Otto Newman died in 1890, and Wilhelmine just four years later, leaving six orphans, the eldest just 21. But the young Newmans had their Gruel uncles nearby to help them, and give them a home if desired — Emma moved in with Uncle Charles, and Arthur with Uncle John. I do not know where Lillie stayed, as I can't find her in the 1900 census. But clearly she was close enough with Uncle John to be married from his house.

So you see even the Newmans of Hobart have an Ainsworth connection!

*Or 1872; sources vary.

1880 Census.
1900 Census.
♦ Anuta, Michael J. Ships of our Ancestors. Genealogical Publishing Company, 1999.
Cook County, Illinois, Marriages Index.
♦ "Death." Hobart Gazette 5 Oct. 1894.
♦ "Emma Newman Drowned." Hobart Gazette 30 July 1897.

Wednesday, September 25, 2013

Warmed by Love, Heated by Hot Water

On the heels of the Spanish-flu marriage came a half-flu marriage, as Calvin Scholler, bereaved of his first wife by flu, became the first husband of Edith A. MacPherson on November 15, 1920.

Scholler-MacPherson wedding etc.
(Click on images to enlarge)
From the Hobart News of Nov. 18, 1920.

Also, news of an acquaintance: John Harms was moving onto the farm he had bought last August. (I don't know if "Mr. Maicke" is the Otto Maicke who eventually married Lesta Raschka, but perhaps we'll find out.) And a wedding south of Ainsworth! I must admit this is the first time I've noticed the William and Rosie Wilkening family, even though a little investigation shows they've been farming in southern Ross Township at least since 1908.

From the Gazette, another report on the Scholler-MacPherson wedding, and more news of acquaintances:

Scholler-MacPherson etc.
From the Hobart Gazette of Nov. 19, 1920.

Lee & Rhodes heating up their own headquarters in the Roper building, and the Borger building, wherever that might have been.

As for Mrs. Harry Barnes, this is the first time I've mentioned her, but it won't be the last. She was born Lillian Newman, and a descendant of hers just recently clued me in to the connection between the Newmans and the Gruel family of Ainsworth. Lillie was the sister of Paul Newman, of Hobart hardware-store fame, and Arthur Newman who appeared somewhere in the Gruel pigeon-shoot picture (and who, I believe, just recently provided confections for the W.G. Haan School fundraiser). "Mrs. Philip Roper, Jr." was their sister, Dollie. More to come from that direction.

Other sources:
1908 Plat Map.
1910 Census.
Indiana Marriage Collection.

Tuesday, September 24, 2013

Feel Like "You Know"

From the steamer trunk.

(Click on images to enlarge)
Images courtesy of E.H.


No, I don't know, but presumably Minnie Rossow understood this inside joke from her friend, Herman Harms.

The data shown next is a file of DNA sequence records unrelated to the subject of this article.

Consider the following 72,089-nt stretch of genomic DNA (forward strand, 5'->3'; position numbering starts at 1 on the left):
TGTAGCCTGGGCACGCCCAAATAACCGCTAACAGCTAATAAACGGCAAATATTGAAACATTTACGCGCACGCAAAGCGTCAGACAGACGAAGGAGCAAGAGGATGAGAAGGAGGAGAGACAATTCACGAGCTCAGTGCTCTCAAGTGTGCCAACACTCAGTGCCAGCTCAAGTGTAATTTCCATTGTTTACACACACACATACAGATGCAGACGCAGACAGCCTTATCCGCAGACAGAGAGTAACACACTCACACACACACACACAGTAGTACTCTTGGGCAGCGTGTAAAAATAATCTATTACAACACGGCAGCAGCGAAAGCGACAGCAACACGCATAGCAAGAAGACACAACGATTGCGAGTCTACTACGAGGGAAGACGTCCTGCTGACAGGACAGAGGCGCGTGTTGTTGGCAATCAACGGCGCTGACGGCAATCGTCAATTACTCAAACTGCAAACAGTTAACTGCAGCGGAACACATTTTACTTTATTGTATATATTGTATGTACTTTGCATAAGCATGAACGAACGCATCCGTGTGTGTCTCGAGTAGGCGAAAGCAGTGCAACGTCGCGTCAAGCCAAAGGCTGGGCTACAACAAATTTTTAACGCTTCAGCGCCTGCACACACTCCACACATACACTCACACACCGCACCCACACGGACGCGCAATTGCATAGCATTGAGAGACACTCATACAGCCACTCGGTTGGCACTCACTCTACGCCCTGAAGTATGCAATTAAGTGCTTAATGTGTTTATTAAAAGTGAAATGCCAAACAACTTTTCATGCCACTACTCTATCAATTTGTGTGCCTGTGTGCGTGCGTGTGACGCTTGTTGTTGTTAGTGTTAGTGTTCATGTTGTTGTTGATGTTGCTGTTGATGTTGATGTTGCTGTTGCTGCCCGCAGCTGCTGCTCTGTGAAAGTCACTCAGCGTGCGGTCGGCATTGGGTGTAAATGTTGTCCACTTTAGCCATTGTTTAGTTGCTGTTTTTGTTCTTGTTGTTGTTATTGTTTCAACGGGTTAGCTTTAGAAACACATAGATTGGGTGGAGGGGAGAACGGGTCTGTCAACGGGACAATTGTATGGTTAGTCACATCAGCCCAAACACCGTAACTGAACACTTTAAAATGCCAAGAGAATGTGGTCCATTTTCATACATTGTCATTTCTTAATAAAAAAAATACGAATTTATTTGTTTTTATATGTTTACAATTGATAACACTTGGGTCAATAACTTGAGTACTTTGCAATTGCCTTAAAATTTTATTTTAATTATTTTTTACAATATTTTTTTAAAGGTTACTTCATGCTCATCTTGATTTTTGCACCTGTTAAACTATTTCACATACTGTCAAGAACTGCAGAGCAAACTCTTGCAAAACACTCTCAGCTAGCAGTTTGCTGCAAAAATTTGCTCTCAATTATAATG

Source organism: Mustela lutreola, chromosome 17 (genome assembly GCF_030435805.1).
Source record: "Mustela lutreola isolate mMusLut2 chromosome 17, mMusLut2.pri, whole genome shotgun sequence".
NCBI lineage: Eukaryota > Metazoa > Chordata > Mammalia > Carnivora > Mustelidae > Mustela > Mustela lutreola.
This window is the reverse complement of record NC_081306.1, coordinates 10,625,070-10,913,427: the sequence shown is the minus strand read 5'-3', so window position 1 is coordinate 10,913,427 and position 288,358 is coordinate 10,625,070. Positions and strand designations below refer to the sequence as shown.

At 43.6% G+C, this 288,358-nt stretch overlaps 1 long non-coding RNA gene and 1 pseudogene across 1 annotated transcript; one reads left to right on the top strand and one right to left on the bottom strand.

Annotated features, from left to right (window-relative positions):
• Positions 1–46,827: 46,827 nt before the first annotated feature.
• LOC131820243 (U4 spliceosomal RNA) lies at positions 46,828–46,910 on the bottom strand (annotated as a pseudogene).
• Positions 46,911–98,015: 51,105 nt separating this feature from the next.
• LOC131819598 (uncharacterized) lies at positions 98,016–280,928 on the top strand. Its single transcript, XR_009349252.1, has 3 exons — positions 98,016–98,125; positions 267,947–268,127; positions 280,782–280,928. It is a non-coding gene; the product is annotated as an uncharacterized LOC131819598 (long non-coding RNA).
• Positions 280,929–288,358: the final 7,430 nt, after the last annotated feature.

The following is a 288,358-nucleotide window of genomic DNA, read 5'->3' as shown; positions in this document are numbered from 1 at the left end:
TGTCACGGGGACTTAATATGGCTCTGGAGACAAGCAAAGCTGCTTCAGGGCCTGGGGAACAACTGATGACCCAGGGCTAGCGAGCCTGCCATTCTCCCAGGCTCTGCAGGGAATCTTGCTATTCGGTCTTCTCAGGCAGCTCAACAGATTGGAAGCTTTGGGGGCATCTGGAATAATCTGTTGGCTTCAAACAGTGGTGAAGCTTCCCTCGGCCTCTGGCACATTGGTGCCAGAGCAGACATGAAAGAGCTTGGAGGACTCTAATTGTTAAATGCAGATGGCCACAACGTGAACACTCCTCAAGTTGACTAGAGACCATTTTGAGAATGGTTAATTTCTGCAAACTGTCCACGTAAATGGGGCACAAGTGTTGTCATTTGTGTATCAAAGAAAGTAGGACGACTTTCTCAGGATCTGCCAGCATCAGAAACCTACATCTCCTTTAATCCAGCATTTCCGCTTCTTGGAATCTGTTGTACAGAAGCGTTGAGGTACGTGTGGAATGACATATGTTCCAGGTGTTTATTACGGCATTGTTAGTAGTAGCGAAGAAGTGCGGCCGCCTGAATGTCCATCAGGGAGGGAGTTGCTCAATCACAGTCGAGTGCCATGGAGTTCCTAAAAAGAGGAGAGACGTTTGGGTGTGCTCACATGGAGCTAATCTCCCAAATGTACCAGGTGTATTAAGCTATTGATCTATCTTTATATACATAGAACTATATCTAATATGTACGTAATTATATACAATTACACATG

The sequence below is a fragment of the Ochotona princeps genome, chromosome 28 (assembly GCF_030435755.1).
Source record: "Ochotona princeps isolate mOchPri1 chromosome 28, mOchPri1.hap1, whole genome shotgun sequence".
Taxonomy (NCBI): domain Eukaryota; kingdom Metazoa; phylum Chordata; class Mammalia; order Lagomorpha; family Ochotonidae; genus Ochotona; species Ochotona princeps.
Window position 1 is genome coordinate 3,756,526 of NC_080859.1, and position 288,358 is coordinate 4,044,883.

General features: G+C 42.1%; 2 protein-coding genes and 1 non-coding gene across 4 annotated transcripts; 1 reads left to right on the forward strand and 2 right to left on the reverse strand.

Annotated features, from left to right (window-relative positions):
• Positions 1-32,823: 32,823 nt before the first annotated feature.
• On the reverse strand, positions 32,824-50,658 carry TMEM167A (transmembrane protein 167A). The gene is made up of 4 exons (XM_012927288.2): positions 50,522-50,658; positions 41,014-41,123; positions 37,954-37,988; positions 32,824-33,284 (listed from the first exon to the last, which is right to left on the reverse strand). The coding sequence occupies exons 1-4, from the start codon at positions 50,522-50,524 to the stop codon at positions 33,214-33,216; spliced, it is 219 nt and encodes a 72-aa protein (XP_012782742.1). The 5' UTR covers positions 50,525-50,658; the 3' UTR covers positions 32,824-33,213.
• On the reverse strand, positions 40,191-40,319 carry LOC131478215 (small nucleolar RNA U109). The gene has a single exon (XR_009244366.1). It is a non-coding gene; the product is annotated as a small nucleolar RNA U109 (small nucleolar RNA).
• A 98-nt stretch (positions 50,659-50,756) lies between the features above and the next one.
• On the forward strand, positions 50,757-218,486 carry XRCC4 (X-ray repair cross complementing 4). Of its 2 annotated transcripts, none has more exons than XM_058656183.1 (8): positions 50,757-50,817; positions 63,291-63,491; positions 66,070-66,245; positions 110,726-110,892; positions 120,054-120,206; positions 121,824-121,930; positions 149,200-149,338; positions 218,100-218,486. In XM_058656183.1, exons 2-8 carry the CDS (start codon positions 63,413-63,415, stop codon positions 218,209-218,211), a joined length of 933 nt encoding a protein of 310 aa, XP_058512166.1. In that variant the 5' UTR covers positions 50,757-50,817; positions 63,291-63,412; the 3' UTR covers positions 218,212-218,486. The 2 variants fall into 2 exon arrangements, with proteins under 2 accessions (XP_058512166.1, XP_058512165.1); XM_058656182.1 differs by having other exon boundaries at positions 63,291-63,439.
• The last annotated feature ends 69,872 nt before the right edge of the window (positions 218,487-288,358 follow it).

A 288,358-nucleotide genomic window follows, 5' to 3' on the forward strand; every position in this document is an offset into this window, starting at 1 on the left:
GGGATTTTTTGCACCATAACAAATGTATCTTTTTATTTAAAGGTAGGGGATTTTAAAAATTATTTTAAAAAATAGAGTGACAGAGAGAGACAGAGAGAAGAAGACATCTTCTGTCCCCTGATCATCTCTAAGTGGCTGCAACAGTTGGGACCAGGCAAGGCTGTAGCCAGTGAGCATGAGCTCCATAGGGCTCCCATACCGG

The postmark is January 21, 1912. The two young people had met only the year before, and by Minnie's account were not going steady yet.

Monday, September 23, 2013

The Spanish-Flu Marriage

The Spanish-flu epidemic had taken William Dewell's wife the day after Christmas 1918; several weeks later it widowed Louise Sapper Schavey. In November 1920, these two bereaved people found solace in each other.

Dewell-Schavey wedding
(Click on image to enlarge)
From the Hobart Gazette of Nov. 12, 1920.

I suppose the Mackey house was the one Dr. Dwight Mackey had built in 1919 "on the south side of Third street."

Wm. and Louise Dewell
(Click on image to enlarge)
Image courtesy of D.E.
William and Louise DeWell. Undated, but looks like 1920s.

♦    ♦    ♦

You may have noticed, toward the top right corner of the above newspaper page, the news about Ruth Miller's having "returned to her work at Battle Creek, Mich." The 1920 Census shows the 23-year-old Ruth employed as a sanitarium nurse, lodging somewhere on Sanitarium Ave.

Sunday, September 22, 2013

Helen Palm and Mildred Lindborg

From Mildred Lindborg's photo album.

41 Helen and I
(Click on image to enlarge)
Image courtesy of N.B.

Mildred captioned this, "Helen and I," and the album's present owner gave me Helen's surname: Palm. I wouldn't have recognized either of them, and I'm feeling a little unsure when I say Mildred is on the left.

So is this the same Helen Palm who so recently was just a "little cousin"? Here she looks well into her teens, wouldn't you say? She was born circa 1914, so we're probably in the early 1930s here. The natural waists on their dresses also suggest that the 1920s are over.

Saturday, September 21, 2013

Merrillville Then and Now: Stoltz's Store

Stoltz's store undated
40 W. 73rd
(Click on images to enlarge)
Top image courtesy of the Merrillville/Ross Township Historical Society.

No date on the earlier photo, but by the looks of that truck, maybe 1940s?